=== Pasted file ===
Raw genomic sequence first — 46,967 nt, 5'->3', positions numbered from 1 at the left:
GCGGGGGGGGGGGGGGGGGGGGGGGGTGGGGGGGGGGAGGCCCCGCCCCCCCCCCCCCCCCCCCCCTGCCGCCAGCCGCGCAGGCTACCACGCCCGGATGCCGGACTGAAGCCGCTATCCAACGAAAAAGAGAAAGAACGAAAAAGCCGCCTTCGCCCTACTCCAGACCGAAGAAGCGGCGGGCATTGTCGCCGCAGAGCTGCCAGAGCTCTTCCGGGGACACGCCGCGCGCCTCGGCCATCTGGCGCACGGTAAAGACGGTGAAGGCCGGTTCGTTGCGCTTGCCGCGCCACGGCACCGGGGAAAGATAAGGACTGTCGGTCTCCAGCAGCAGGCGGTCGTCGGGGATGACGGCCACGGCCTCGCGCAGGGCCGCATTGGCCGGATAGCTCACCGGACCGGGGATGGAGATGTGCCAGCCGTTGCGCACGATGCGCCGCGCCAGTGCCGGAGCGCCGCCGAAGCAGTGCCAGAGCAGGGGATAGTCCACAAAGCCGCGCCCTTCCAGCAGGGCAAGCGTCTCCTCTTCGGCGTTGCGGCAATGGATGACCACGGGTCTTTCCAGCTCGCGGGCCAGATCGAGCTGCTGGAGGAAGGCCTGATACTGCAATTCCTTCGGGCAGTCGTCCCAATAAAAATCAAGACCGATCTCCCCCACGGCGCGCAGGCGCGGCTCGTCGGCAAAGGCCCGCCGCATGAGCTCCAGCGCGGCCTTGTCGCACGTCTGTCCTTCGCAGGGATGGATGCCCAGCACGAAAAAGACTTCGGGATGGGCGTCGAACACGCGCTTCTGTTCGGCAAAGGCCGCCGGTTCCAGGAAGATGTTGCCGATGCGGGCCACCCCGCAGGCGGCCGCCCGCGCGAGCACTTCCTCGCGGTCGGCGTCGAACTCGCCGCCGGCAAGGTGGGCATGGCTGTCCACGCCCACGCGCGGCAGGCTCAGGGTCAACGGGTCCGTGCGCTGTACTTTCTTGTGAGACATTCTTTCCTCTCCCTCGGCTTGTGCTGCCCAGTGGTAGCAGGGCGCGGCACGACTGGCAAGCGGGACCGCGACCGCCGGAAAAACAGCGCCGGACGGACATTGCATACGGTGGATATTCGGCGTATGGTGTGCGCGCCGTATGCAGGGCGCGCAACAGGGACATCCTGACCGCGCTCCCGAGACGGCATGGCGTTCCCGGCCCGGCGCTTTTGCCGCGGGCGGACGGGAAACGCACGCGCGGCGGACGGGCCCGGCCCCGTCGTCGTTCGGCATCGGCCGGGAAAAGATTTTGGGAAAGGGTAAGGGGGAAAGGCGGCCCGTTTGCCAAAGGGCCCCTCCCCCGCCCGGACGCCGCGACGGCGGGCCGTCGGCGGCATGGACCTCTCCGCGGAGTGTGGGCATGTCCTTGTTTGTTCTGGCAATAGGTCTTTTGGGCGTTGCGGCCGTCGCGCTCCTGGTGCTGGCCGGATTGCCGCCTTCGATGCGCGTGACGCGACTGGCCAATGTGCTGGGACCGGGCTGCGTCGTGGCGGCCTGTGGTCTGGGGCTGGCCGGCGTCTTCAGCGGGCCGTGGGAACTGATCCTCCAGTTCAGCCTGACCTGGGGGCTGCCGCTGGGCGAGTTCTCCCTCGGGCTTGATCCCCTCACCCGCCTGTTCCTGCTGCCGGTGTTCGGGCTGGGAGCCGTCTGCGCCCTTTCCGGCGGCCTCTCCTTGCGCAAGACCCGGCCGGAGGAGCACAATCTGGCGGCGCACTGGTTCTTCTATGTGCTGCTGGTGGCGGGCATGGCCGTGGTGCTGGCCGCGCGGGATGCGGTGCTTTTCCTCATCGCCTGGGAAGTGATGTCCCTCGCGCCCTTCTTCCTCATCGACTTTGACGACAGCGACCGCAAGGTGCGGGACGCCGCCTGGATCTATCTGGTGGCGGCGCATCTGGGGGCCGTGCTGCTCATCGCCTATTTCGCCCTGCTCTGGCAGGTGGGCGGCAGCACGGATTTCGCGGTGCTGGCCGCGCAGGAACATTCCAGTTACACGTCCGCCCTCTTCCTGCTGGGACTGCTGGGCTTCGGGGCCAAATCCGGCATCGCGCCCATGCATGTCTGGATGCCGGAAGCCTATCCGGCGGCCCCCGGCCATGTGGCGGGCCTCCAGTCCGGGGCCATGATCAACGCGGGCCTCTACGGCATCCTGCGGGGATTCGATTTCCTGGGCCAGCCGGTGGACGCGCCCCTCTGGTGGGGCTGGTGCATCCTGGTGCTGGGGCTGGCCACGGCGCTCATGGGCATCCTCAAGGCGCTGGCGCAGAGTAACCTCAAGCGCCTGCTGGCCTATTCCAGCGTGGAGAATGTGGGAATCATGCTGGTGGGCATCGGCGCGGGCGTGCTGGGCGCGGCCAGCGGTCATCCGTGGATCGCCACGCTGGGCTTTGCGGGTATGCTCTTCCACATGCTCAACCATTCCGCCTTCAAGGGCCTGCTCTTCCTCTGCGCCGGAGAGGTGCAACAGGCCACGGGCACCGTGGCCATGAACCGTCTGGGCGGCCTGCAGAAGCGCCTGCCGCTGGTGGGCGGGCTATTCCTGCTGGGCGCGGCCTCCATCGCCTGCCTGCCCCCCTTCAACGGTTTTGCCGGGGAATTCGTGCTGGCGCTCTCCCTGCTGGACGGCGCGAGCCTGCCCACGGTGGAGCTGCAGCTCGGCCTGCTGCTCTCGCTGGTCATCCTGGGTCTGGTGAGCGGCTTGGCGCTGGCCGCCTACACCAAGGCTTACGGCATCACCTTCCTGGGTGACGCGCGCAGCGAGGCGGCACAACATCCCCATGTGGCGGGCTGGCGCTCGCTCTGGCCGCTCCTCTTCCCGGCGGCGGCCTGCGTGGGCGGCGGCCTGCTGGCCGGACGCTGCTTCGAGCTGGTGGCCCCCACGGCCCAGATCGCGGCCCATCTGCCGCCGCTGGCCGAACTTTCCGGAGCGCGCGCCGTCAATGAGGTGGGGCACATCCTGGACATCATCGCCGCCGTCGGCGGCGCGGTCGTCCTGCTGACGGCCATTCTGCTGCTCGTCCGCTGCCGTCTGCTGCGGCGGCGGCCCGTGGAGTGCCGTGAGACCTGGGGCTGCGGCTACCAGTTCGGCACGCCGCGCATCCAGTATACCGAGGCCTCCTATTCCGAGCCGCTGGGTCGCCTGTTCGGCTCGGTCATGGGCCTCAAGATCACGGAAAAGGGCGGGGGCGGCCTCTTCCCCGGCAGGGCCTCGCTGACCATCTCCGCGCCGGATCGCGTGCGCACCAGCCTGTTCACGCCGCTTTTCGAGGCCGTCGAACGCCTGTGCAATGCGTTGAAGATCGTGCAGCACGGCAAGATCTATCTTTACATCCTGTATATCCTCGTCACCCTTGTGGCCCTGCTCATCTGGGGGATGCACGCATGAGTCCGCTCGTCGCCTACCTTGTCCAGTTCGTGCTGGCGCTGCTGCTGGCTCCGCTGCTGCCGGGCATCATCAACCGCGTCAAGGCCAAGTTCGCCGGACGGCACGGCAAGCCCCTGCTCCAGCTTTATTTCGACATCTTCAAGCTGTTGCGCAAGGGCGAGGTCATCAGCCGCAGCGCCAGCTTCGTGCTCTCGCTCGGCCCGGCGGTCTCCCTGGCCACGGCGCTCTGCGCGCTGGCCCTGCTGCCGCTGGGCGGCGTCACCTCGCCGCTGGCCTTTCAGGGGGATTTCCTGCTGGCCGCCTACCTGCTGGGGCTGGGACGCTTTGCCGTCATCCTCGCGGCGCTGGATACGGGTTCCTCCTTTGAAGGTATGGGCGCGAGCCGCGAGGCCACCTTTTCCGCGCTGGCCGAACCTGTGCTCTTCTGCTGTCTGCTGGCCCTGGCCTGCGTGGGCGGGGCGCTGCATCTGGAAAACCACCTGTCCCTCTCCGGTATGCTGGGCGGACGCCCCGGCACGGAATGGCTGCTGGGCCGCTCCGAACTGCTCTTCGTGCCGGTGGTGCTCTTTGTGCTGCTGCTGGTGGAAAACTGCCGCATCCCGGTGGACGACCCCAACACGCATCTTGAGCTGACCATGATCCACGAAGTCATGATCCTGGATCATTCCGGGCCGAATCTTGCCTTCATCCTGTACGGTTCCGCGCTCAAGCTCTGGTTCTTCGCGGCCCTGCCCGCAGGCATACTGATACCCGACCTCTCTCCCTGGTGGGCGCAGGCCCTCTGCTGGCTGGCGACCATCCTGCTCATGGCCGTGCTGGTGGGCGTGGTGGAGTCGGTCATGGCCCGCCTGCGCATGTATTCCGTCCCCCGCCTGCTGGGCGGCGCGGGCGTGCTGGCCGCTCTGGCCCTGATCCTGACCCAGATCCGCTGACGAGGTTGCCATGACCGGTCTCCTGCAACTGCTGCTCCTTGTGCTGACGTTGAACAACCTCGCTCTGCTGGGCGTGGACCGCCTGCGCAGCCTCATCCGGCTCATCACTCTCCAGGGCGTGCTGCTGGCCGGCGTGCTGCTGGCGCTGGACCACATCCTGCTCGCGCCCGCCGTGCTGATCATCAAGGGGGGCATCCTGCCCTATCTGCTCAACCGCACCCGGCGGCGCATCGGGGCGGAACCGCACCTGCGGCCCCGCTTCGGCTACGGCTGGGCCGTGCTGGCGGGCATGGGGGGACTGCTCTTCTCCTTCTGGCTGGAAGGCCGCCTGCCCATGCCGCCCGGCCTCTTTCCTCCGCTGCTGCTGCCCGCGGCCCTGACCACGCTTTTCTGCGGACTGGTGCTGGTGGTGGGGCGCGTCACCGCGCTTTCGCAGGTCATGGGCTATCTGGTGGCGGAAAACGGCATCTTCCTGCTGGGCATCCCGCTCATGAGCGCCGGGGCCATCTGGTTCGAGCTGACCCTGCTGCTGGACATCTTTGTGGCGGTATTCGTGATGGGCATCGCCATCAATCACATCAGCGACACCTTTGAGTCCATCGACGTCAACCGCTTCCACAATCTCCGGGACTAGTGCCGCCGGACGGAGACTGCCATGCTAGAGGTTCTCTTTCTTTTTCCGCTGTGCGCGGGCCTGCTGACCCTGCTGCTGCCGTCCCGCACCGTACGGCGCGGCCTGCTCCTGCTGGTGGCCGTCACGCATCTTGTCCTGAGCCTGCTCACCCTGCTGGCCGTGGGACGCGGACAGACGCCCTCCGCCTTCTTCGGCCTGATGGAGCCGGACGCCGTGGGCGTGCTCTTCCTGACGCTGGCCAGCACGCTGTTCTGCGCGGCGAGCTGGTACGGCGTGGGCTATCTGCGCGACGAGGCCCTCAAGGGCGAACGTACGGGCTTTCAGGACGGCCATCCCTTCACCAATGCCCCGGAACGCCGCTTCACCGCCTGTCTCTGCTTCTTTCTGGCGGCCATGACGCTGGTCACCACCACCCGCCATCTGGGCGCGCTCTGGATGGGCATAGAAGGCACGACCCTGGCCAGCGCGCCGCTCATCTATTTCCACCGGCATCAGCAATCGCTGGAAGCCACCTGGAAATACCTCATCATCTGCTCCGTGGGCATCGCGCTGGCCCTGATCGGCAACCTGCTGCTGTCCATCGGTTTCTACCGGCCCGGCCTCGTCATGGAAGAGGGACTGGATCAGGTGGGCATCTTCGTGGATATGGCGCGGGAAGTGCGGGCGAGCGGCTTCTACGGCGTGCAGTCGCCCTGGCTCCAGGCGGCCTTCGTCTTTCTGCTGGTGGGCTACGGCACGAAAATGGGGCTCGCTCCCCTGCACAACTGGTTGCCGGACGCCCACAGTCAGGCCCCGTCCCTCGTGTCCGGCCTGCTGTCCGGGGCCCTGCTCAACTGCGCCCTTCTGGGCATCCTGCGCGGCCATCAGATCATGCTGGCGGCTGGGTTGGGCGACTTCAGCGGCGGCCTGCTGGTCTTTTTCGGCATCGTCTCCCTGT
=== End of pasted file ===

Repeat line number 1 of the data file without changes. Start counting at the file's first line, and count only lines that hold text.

Raw genomic sequence first — 46,967 nt, 5'->3', positions numbered from 1 at the left: